Truck makes 'brilliant recovery' after trailers sway wildly on Adelaide's South Eastern Freeway

By Chris McLoughlin | September 24, 2019

A dashcam recording has captured a B-double driver making a heart-stopping recovery on the down track of Adelaide’s South Eastern Freeway.

The incident happened near Crafers about a week ago and was posted by Dash Cam Owners Australia last night.

Key points:

  • Adelaide’s South Eastern Freeway has a history of nasty truck crashes
  • A new video shows a truck’s trailers swaying on the road
  • The road transport association says the safe recovery should give the public confidence

South Australian Road Transport Association executive director Steve Shearer said it was incredible the truck stayed upright.

“The action of the driver and the high tech of the truck are what’s enabled that brilliant recovery and I think it actually should give the public confidence,” he said.

On September 11, another driver crashed his truck into six cars at the base of the freeway when his primary brakes failed.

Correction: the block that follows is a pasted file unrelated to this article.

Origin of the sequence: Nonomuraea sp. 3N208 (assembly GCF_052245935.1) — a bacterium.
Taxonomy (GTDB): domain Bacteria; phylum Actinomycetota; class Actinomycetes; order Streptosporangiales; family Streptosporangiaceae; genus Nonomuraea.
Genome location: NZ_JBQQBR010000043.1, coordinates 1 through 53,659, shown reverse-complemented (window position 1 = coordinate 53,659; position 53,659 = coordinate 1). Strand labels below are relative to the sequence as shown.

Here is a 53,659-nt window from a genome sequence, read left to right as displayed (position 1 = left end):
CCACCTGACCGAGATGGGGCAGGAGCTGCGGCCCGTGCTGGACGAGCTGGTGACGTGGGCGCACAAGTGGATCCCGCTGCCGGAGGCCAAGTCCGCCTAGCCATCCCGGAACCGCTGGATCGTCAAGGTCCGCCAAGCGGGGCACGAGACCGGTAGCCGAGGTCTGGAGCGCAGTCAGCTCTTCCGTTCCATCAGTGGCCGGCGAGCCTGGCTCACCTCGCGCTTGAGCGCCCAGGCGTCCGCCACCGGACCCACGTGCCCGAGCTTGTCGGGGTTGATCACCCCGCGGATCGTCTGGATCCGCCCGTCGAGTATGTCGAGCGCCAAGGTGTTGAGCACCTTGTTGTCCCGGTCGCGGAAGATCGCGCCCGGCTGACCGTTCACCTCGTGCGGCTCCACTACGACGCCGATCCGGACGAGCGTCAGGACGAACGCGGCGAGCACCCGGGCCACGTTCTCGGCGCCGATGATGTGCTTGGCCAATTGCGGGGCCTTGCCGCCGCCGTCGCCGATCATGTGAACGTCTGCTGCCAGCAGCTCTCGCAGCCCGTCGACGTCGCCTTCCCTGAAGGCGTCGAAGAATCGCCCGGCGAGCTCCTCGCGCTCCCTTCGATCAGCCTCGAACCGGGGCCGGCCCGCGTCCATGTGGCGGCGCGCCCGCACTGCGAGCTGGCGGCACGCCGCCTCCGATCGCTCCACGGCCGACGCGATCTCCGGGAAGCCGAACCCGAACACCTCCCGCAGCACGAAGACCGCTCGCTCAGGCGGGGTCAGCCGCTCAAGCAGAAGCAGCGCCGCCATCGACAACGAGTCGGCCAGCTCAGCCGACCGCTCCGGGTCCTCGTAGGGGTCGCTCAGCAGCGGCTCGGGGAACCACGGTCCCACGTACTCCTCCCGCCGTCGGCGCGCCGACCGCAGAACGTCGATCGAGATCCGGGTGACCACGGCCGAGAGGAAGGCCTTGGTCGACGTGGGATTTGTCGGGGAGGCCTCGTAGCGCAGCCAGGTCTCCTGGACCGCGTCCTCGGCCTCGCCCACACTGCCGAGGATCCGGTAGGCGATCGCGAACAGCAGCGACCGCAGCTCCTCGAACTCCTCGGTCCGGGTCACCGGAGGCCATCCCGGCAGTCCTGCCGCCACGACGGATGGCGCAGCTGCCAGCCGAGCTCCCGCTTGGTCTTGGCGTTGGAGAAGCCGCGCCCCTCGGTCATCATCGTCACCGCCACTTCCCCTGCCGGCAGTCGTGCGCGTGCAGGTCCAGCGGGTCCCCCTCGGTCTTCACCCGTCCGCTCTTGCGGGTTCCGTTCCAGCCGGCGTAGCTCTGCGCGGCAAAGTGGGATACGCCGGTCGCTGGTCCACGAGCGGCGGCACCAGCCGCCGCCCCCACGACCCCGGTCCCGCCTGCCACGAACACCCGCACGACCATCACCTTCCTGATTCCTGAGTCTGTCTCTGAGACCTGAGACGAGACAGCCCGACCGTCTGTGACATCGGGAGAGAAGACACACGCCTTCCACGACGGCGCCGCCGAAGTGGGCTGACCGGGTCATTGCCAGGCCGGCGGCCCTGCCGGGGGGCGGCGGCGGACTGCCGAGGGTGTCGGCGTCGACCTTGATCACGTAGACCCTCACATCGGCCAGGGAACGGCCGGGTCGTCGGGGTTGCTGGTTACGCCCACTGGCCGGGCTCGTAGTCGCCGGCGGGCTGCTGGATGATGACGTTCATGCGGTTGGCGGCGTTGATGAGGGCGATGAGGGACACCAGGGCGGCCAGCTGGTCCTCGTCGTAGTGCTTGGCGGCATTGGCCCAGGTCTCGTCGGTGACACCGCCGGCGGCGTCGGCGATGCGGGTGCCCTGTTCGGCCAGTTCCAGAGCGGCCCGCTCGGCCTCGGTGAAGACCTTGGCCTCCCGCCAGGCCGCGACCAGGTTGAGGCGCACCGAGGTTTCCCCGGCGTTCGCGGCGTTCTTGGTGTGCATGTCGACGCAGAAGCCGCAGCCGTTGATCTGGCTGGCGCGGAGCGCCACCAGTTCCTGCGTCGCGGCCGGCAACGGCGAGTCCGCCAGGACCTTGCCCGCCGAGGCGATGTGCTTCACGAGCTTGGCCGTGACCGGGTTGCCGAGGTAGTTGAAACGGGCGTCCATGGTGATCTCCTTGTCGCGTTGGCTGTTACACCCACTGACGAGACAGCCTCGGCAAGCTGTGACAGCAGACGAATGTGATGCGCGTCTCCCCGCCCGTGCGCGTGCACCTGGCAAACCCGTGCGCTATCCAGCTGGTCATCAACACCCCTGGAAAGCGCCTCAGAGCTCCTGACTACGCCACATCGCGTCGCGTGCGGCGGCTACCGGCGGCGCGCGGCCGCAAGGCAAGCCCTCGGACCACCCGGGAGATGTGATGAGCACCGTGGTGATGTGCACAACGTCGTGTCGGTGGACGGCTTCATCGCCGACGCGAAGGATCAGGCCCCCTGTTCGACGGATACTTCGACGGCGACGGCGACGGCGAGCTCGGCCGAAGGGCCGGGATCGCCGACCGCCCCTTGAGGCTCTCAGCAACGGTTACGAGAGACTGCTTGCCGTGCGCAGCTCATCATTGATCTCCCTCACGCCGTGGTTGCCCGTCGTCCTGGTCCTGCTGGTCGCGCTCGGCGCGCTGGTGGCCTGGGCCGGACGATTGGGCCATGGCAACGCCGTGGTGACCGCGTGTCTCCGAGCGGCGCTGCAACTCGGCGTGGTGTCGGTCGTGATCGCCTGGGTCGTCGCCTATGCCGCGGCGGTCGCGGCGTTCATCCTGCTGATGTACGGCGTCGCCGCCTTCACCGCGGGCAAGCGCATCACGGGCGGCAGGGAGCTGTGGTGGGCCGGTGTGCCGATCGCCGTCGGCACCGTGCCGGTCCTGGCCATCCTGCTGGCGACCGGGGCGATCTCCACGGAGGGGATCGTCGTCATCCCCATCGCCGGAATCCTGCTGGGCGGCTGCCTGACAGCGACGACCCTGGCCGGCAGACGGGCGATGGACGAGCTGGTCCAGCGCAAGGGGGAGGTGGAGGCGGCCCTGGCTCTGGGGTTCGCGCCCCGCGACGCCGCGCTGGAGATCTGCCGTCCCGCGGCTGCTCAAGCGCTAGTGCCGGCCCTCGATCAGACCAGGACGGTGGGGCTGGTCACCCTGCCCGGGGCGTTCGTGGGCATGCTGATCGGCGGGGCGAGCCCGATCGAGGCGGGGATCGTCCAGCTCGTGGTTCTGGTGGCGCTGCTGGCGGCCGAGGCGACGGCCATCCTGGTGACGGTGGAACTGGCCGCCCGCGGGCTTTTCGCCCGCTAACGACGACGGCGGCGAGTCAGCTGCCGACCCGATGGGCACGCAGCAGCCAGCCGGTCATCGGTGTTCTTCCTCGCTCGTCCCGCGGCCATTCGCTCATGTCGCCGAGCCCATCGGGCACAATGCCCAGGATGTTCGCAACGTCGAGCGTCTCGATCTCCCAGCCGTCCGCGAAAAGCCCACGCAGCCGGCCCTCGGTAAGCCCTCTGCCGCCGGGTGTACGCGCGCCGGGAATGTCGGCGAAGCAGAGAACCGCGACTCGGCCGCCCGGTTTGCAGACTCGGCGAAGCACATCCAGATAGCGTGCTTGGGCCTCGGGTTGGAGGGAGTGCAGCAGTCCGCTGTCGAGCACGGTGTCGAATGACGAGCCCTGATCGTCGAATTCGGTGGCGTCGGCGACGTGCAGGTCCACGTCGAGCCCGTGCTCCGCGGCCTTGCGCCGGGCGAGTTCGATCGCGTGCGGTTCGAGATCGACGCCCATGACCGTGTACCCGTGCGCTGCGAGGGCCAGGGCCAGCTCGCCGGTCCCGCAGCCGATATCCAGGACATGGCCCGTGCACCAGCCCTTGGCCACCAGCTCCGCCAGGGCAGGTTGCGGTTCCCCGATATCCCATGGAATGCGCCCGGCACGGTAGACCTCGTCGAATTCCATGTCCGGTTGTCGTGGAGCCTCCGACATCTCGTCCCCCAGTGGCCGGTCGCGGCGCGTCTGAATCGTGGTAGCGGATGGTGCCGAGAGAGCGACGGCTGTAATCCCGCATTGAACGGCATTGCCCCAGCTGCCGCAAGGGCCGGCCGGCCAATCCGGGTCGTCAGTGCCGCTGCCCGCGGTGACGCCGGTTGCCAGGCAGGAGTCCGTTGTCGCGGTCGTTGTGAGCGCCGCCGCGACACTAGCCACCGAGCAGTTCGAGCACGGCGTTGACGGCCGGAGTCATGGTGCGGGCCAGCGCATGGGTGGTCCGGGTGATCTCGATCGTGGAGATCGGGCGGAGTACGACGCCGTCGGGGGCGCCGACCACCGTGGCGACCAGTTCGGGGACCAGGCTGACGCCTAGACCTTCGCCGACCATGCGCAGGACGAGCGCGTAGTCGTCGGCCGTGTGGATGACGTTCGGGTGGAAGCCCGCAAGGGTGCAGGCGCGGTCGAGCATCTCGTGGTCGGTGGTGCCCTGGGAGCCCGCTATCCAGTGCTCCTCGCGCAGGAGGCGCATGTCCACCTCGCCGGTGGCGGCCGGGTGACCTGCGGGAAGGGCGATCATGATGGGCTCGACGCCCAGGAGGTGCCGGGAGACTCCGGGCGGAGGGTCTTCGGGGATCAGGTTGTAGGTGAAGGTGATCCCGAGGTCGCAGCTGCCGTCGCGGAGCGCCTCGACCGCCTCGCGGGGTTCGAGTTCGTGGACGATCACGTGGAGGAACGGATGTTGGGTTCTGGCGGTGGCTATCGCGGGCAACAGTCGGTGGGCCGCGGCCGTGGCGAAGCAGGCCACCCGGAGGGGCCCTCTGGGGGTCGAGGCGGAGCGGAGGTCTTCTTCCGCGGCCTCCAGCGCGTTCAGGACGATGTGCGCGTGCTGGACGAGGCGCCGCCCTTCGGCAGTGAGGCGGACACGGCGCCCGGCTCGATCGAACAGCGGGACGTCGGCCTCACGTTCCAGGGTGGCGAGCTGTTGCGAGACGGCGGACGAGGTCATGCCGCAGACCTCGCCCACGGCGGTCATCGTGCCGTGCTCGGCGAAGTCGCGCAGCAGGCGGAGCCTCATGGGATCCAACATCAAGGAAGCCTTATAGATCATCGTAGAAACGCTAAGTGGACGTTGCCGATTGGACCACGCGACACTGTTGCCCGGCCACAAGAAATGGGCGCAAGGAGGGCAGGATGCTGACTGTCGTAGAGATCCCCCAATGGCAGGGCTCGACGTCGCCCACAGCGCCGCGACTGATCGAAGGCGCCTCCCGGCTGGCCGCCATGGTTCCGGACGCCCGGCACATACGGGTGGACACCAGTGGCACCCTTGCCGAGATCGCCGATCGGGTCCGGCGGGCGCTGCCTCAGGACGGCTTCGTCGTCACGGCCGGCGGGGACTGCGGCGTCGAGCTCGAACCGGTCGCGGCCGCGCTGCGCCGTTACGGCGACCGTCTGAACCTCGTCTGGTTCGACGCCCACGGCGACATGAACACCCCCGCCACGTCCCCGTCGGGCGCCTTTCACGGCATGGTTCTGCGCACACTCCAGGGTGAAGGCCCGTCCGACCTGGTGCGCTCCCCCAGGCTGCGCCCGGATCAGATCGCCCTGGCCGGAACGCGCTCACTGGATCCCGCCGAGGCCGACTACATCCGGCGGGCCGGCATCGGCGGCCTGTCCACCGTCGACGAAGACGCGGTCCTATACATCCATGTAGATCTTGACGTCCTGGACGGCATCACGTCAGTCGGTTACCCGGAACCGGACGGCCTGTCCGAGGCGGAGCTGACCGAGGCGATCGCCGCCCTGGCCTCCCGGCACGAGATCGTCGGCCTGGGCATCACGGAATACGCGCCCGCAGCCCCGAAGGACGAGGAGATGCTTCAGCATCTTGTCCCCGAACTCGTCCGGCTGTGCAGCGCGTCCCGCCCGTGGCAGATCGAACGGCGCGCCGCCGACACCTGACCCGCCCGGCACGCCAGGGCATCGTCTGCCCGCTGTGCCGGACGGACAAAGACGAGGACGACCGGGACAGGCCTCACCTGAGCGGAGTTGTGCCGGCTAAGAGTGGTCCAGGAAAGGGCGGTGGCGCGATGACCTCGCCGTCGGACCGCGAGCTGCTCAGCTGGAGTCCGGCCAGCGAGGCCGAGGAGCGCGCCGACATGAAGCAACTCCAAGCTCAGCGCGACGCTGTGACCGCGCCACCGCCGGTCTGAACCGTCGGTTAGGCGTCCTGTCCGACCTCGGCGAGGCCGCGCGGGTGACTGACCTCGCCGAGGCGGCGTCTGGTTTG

SA Police said the Queensland driver would be summonsed for failing to use a low gear and for dangerous driving.

In 2010, 42-year-old John Posnakidis was waiting at a bus stop on the South Eastern Freeway when he was killed by an out-of-control semitrailer that ploughed into him.

In 2014, 41-year-old truck driver James Venning died when he slammed into a wall at the intersection of Cross Road and Glen Osmond Road at the beginning of the freeway.

Driver not likely to be fined

Mr Shearer believed the driver in the latest incident would not be fined for using his primary brakes as he was in a low gear with his engine brake engaged.

He said there was a “myth out there” — mostly with interstate drivers — that primary brakes were not be used on the South Eastern Freeway.

“Drivers are allowed to use their footbrake or their primary brake so long as they’re not relying on it as the sole means of slowing the truck,” Mr Shearer said.

Mr Shearer said that was recently made clear by the State Government, and his association “fully accepted” those rules and any penalty for breaking them.

He said the truck company involved was “highly credible” and trained drivers on safely negotiating the South Eastern Freeway down track.

In a statement, SA Police said it would make enquiries with the transport company to determine the cause of the incident.